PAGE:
An Oxford Professor says policy on them has been unclear and inconsistent in some countries.
An Oxford University study has revealed just 25% of people in the UK wore a face mask in late April, compared with almost 85% in Italy.
Professor Melinda Mills says it isn't the public's fault for not using them though, adding that policies and public messaging has differed across the country - and needs to be more consistent.
Her study found that even homemade masks made with the correct material, are effective in reducing the spread of COVID-19, for both the wearer and the people around them.
Oxford's Leverhulme Centre for Demographic Science carried out the study, with the report published today.
Professor Melinda Mills says, 'The evidence is clear that people should wear masks to reduce virus transmission and protect themselves, with most countries recommending the public to wear them.
"Yet clear policy recommendations that the public should broadly wear them has been unclear and inconsistent in some countries such as England.'
The new study shows that, just days after the WHO announced the pandemic in mid-March, many countries (some 70) immediately recommended mask wearing.
That number grew to more than 120 countries. Most require mask wearing everywhere in public. Asian countries with previous experiences of the SARS' outbreak saw early and virtually universal mask usage.
But Professor Mills added, 'We lacked a comprehensive systematic literature review that went beyond medical research. There has been a blind spot in thinking about the behavioural factors of how the general public responds to wearing masks.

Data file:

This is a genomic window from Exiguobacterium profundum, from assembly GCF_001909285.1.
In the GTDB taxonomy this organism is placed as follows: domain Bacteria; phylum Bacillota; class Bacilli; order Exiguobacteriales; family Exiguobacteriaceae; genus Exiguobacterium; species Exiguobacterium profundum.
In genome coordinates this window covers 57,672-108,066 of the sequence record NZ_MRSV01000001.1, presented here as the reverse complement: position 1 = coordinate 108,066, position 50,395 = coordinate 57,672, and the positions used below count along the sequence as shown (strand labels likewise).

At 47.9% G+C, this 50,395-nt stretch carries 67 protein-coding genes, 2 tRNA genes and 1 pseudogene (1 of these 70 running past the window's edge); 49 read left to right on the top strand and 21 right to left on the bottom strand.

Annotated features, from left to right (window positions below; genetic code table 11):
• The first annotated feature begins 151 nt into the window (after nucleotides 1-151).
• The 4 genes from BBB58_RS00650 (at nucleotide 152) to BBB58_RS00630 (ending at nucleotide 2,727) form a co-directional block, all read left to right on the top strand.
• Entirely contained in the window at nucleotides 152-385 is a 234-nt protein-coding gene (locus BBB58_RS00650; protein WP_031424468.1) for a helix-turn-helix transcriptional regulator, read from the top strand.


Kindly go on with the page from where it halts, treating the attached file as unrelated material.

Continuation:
"Also, by looking at lessons learned about face mask wearing from previous epidemics and other countries, we get a broader and clearer picture.'
Professor Mills also said the public was 'confused' about wearing face masks and coverings because they have heard the scientific evidence is inconclusive and advice from the WHO and others has changed.
She said: "People also feared they might be competing with scarce PPE resources and they need clear advice on what to wear, when to wear them and how to wear them."
The study also found that loosely woven fabrics, such as scarves, are the least effective in preventing the spread of the coronavirus.
Masks made from high quality material such as high-grade cotton, multiple layers and particularly hybrid constructions are effective.
The report reveals that wearing a cotton mask protects the mask wearer as well as people nearby.
It also highlights five key behavioural factors underpinning the public's compliance to wearing a mask.
- First, they need to understand virus transmission and how masks protect them and others.
- Risk perception was also essential. Professor Mills says, 'We learned from previous pandemics that individuals underestimate their own risks of contracting the virus or transmitting it to others and think that 'it won't happen to me'.'
- Socio-political systems, public trust in governments and experts and previous experience with pandemics is also key. The report shows, for instance, how political polarisation can impede a government's ability to provide a coordinated response.
- Individual characteristics were also important with 'younger people and men having a lower threat perception and compliance of interventions'. Professors Mills notes, 'Women have a higher incidence of compliance with public health measures such as wearing face coverings, which may a contributing factor the higher COVID-19 deaths amongst men.'
- Barriers to wearing face masks were also isolated as paramount including lack of supply of surgical masks and perceived competition with medical resources, resource constraints to obtain coverings and concerns about the comfort and fit of wearing them.
As of late April, mask-wearing was up to 84% in Italy, 66% in the US and 64% in Spain, which increased almost immediately after clear policy recommendations and advice was given to the public.